Briefly describe the work you do.
My work examines the consumption of pop culture images through the lens of painting. Referencing promotional photographs and stills from television and music videos, I utilize formal disruptions to examine both the desire and discomfort these images instill in me.
Tell us a little about your background and how that influences you as an artist.
As a teenager, I made a lot of drawings based on pages torn from fashion magazines, and I’ve recently been coming to terms with how much that process—and the kinds of images you seen in magazines like Seventeen and Cosmopolitan—continues to influence my practice. As artists, I think we’re all told at some point not to work from photographs, but as an image maker, I’m interested in the idea of looking at media images, and how their meaning can shift when reiterated and then manipulated through painting.
The concept of the “artist studio” has a broad range of meanings, especially in contemporary practice. The idea of the artist toiling away alone in a room may not necessarily reflect what many artists do from day to day anymore. Describe your studio practice and how it differs from (or is the same as) traditional notions of “being in the studio.”
In many ways I have a traditional studio practice, in that I have to be physically in my studio to apply the paint to the canvas. However, I also consider the time I spend thinking about my work to be an integral element in my act of making. Rather than make preliminary sketches, I write pages and pages of notes, outlining what I plan to make, how I plan to execute it, and what effect I want the work to have on the viewer. Often my best ideas come to me when I make the time to sit and wait for them, but it’s through writing about them and interrogating them that I come to understand how to bring them into the studio.
What unique roles do you see yourself as the artist playing that you may not have envisioned yourself in when you first started making art?
My older work was very personal, with an implied narrative but no straight forward message, so my shift towards engaging pop culture has come as somewhat of a surprise for me. In my day to day life I try to shy away from pop culture—television, magazines, celebrity gossip blogs—but when something in pop culture does grab me, I’m kind of fascinated by my own interest, and the link it creates between me and so many other people. The familiarity that viewers have with the kind of imagery I use allows for an entry point that I’m really interested in.
When do you find is the best time of day to make art? Do you have time set aside every day, every week or do you just work whenever you can?
After a long hot summer in Portland, I’d say that it’s more an issue of weather than time of day. I go to the studio as often as I can, and stay until the heat becomes unbearable. I’m looking forward to the rainy season and long days in the studio.
How has your work changed in the last five years? How is it the same?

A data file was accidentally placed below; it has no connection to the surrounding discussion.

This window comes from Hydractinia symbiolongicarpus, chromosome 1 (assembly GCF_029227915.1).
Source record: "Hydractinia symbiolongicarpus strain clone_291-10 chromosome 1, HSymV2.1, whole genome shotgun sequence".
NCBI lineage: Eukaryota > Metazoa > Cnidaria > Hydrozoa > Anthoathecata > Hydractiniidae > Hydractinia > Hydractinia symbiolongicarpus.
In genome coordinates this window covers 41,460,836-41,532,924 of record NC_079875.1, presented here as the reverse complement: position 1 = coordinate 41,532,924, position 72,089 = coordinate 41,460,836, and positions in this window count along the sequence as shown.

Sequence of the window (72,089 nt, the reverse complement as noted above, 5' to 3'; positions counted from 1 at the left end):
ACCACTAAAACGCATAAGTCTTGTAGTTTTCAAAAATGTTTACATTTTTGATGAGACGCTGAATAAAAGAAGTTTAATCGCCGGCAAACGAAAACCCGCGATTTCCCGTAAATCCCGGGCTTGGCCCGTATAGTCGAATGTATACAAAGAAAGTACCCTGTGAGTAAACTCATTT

Over the last five years, I’ve shifted my focus away from what I personally want to get from the work, and have begun to focus more on the viewer’s experience. This shift has required that I ask myself a lot more questions about how the work functions formally and conceptually. I’ve also made big changes to my palette, allowing myself to explore a lot of premixed colors that my painting teachers always warned against. I’ve fallen in love with cobalt violet, radiant magenta, and quinacridone red, to name a few. At the same time, my interest in faces has remained a constant in my work, and will likely continue.
Are there people such as family, friends, writers, philosophers or even pop icons that have had an impact on the work you do?
My mother is painter as well as a portrait artist, and has been an incredible inspiration, teacher, and mentor. I’ve learned a lot from just being around her work, and seeing how her practice has evolved. My recent work has also been highly influenced by the work of Karen Kilimnik and Elizabeth Peyton, both of whom engage pop culture imagery in their work in really exciting ways.
If you had an occupation outside of being an artist, what would that be and why?
The ten-year-old girl in me says Rockstar, and I think there was a short period of time when I wanted to grow up and be Mariah Carey. I don’t think it would work out—I can’t read sheet music and can barely sing—but there’s something so romantic about being on stage, on the road, writing songs that people listen to alone at night. I love a good love song, the kind that on a deep level says exactly what you’ve been wanting to say. I don’t see the rockstar lifestyle meshing with my relatively early bedtime, but I hope that my paintings can be like songs, the ones that stick with you long after the music stops playing.
Anya Roberts-Toney is a multidisciplinary artist working primarily in painting. She received her B.A. in Visual Art from Brown University in 2006, and her M.F.A. in Visual Studies from Pacific Northwest College of Art in 2014. Her work has been exhibited in California, Minnesota, New York, Oregon, and Rhode Island. She currently lives in Portland, OR.
All images copyright of the artist and used with their permission.